Gerry Adams reveals details of interrogation by police investigating the 1972 murder of Jean McConville
Thursday 08 May 2014
The police officers who interrogated Gerry Adams over the murder of mother-of-ten Jean McConville claimed the Sinn Fein leader became an MI5 agent in 1972, according to his own account of the questioning.
Mr Adams, who was arrested on Monday last week and released on Sunday, said “a very serious attempt” was made to charge him with membership of the IRA and through that link him to the killing of Mrs McConville.
But he said that “no new evidential material, indeed no evidence of any kind” was produced by the officers.
Instead Mr Adams said the police went into his “family history of republican activism”, stretching back to his teenage years, and also discussed claims that he was involved in Mrs McConville's death made by former IRA members and others in recordings given to Boston College in the US.
“It was asserted that I was guilty of IRA membership through association because of my family background - my friends. They referred to countless pieces of 'open source' material that, they said, linked me to the IRA,” he wrote in a column for The Guardian.
“These were anonymous newspaper articles from 1971 and 1972, photographs of Martin McGuinness and me at republican funerals, and books about the period.
”If any of these claimed I was in the IRA, then that was, according to my interrogators, evidence. They consistently cast up my habit of referring to friends as 'comrades'. This, they said, was evidence of IRA membership.“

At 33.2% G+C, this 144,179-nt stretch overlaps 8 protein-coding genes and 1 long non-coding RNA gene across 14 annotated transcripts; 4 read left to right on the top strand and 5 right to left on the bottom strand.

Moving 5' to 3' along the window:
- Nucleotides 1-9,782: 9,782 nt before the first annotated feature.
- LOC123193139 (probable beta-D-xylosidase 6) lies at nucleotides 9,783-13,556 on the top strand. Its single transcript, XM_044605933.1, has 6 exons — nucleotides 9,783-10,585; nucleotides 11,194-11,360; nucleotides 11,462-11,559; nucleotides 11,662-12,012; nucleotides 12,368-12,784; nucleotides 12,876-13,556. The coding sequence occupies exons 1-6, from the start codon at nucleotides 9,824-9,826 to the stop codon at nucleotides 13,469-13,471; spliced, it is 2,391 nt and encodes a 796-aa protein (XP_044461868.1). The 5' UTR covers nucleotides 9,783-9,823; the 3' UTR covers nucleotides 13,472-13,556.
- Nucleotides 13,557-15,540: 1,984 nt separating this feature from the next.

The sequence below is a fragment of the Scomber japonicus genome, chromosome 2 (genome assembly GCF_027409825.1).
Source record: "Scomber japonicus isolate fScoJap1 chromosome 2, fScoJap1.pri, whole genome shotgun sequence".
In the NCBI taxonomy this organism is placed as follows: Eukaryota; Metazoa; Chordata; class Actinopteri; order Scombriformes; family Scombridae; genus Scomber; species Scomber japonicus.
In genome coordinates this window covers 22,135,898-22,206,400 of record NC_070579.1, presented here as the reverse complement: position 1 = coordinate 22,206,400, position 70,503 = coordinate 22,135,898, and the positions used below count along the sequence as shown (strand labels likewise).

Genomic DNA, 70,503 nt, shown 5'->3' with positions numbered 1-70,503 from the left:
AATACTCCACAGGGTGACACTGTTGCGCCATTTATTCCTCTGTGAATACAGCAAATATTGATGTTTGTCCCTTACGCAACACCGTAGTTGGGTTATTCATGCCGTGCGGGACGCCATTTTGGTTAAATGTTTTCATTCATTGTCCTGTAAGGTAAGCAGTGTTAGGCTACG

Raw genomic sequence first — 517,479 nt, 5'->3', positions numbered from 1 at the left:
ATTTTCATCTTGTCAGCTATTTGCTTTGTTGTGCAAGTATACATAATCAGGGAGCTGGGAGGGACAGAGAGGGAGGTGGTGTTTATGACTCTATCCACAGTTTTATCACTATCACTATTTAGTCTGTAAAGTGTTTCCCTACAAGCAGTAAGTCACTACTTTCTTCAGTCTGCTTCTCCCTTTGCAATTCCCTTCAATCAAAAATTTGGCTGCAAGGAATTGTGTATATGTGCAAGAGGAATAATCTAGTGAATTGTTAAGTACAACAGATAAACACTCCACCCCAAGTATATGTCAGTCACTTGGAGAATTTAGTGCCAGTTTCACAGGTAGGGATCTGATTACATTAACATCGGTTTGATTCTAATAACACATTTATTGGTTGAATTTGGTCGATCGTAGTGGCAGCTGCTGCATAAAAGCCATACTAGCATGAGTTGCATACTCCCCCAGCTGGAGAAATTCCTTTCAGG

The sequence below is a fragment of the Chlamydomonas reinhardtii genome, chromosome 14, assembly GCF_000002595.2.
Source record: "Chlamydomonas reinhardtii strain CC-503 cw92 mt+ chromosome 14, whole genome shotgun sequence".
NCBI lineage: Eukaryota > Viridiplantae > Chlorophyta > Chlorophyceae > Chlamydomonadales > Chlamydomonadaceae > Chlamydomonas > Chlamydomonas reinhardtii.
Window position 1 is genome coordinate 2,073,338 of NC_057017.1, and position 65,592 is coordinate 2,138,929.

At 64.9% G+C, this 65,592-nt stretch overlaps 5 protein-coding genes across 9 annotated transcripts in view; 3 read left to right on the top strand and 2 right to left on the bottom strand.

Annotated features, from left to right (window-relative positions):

He then added: ”They claimed I was turned by Special Branch during interrogations in Belfast's Palace Barracks in 1972 and that I became an MI5 agent!“
Mr Adams dismissed the Boston tapes, saying they had been ”totally discredited“.
”These former Republicans have accused us of betrayal and have said we should be shot because of our support for the Good Friday agreement and policing,“ he said of the people who made the recordings.
Mr Adams said when he arrived at the police station he was accused of IRA membership and conspiracy in the murder of Mrs McConville. He went on to give 33 taped interviews.
He also said that private consultations with his solicitor may have been ”covertly recorded“.
Mr Adams said his arrest and the ”very serious attempt“ to charge him with IRA membership was ”damaging to the peace process and the political institutions“.
”It is part of a sustained malicious, untruthful and sinister campaign going back many years,“ he said.
”I am innocent of any involvement in the abduction, killing or burial of Mrs McConville, or of IRA membership.
“I have never disassociated myself from the IRA and I never will, but I am not uncritical of IRA actions and particularly the terrible injustice inflicted on Mrs McConville and her family. I very much regret what happened to them and their mother and understand the antipathy they feel towards republicans.”
Mrs McConville, who was a 37-year-old widow from Belfast, was among the group of victims known as the Disappeared.
Sixteen people were abducted, murdered and secretly buried by republican paramilitaries during the Troubles.
Her body was found 31 years after her death, by a man walking on a beach in County Louth.
Mr Adams said the past should be dealt with but the “focus” should be on the future.
“There are powerful vested interests who have not bought into the peace process. Obstacles will be erected, but we must build the peace and see off sinister forces against equality and justice for everyone,” he added.
No one at the Police Service of Northern Ireland was available for comment on Wednesday night.
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